Archive for the 'Social Media' Category

Be Careful What you Wish for!

Ladies and Gentlemen:  (drum roll please)  The NLRB has finally issued a social media decision.  No more relying on General Counsel memos or worrying about whether or not the sample policy that Acting GC Laffe Solomon said was valid is still worth looking at. (You may recall that the NLRBB Inspector General alleged Solomon may have violated ethical rules by participating in the Wal-Mart social media case while he held a substantial financial interest in the company.)  No more trying to parse through pages and pages of nonsense.

Finally, some clarity.  Yes, on September 7, in Costco Wholesale Corporation and UFCW Local 371, 358 NLRB No. 106 (2012) we finally got some clear and well-reasoned direction from the Board (can you hear the sarcasm as I type this?).

At least that was what I hoping for. But turns out that  the decision is unclear and not what we were looking for at all.

In fact, the decision is, well, it’s just ridiculous.  That’s right, I said it: Ridiculous.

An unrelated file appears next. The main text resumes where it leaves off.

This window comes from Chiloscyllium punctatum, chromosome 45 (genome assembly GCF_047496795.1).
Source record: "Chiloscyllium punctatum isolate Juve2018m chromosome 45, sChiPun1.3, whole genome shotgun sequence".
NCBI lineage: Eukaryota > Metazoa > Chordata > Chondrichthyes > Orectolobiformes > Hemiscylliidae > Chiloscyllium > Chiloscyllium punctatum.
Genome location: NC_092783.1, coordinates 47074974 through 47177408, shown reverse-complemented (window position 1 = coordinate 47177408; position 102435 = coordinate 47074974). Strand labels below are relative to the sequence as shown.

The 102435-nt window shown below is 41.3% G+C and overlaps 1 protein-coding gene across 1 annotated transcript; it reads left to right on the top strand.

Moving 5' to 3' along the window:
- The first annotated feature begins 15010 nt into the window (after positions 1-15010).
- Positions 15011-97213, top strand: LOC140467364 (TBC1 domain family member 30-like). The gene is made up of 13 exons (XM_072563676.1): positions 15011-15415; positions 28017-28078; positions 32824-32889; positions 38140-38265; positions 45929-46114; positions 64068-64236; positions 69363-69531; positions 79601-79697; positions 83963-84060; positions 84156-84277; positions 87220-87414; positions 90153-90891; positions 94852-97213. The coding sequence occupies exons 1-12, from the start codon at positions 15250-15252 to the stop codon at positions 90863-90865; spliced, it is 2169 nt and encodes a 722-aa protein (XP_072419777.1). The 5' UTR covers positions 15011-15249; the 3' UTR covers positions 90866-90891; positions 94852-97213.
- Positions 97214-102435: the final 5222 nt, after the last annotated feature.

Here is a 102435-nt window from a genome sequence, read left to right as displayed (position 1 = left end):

The decision deals with a bunch of Costco’s policies.  The one we are interested in, the electronic communication policy, says the following:

Any communication transmitted, stored or displayed electronically must comply with the policies outlined in the Costco Employee Agreement.  Employees should be aware that statements posted electronically (such as [to] online message boards or discussion groups) that damage the Company, defame any individual or damage any person’s reputation, or violate the policies outlined in the Costco Employee Agreement, may be subject to discipline, up to and including termination of employment.

Seems okay to me.  In fact, it seemed okay to the administrative law judge that initially decided the case, too.  He said this policy was valid because “employees would not reasonably construe this rule as regulating and thereby inhibiting, Section 7 conduct.”  Well, that should take care of that, right?

Oh, wrong, so very wrong. The Board said the ALJ was wrong. The Board said he relied on the wrong cases. The Board said the cases he relied on were distinguishable because, “most involved rules addressing conduct that is reasonably associated with actions that fall outside the Act’s protection, such as conduct that is malicious, abusive, or unlawful.”  But not this policy apparently.